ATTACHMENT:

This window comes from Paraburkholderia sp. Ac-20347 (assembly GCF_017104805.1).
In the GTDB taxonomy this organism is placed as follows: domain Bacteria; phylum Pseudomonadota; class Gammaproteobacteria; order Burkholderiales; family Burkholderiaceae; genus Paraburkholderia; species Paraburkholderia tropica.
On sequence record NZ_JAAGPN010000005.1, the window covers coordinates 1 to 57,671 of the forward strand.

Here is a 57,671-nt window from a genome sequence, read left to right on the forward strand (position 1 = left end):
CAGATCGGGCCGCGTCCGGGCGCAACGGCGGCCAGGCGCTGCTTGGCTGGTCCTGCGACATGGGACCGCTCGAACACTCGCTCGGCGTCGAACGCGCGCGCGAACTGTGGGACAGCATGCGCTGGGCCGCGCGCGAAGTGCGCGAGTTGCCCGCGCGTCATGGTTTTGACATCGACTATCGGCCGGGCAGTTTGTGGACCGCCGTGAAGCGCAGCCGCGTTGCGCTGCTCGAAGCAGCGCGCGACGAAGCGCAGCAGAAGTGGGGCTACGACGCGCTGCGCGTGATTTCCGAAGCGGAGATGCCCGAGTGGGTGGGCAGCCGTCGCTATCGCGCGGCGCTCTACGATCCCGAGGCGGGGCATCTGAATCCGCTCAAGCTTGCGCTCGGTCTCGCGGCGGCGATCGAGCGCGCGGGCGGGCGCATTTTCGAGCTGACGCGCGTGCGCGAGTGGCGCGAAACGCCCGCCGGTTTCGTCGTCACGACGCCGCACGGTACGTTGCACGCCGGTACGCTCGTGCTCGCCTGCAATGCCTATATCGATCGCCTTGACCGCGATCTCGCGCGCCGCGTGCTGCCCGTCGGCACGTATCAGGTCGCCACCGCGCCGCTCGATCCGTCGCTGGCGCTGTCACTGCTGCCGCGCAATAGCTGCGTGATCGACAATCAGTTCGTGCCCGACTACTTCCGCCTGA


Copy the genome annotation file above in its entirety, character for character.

This window comes from Paraburkholderia sp. Ac-20347 (assembly GCF_017104805.1).
In the GTDB taxonomy this organism is placed as follows: domain Bacteria; phylum Pseudomonadota; class Gammaproteobacteria; order Burkholderiales; family Burkholderiaceae; genus Paraburkholderia; species Paraburkholderia tropica.
On sequence record NZ_JAAGPN010000005.1, the window covers coordinates 1 to 57,671 of the forward strand.

Here is a 57,671-nt window from a genome sequence, read left to right on the forward strand (position 1 = left end):
CAGATCGGGCCGCGTCCGGGCGCAACGGCGGCCAGGCGCTGCTTGGCTGGTCCTGCGACATGGGACCGCTCGAACACTCGCTCGGCGTCGAACGCGCGCGCGAACTGTGGGACAGCATGCGCTGGGCCGCGCGCGAAGTGCGCGAGTTGCCCGCGCGTCATGGTTTTGACATCGACTATCGGCCGGGCAGTTTGTGGACCGCCGTGAAGCGCAGCCGCGTTGCGCTGCTCGAAGCAGCGCGCGACGAAGCGCAGCAGAAGTGGGGCTACGACGCGCTGCGCGTGATTTCCGAAGCGGAGATGCCCGAGTGGGTGGGCAGCCGTCGCTATCGCGCGGCGCTCTACGATCCCGAGGCGGGGCATCTGAATCCGCTCAAGCTTGCGCTCGGTCTCGCGGCGGCGATCGAGCGCGCGGGCGGGCGCATTTTCGAGCTGACGCGCGTGCGCGAGTGGCGCGAAACGCCCGCCGGTTTCGTCGTCACGACGCCGCACGGTACGTTGCACGCCGGTACGCTCGTGCTCGCCTGCAATGCCTATATCGATCGCCTTGACCGCGATCTCGCGCGCCGCGTGCTGCCCGTCGGCACGTATCAGGTCGCCACCGCGCCGCTCGATCCGTCGCTGGCGCTGTCACTGCTGCCGCGCAATAGCTGCGTGATCGACAATCAGTTCGTGCCCGACTACTTCCGCCTGA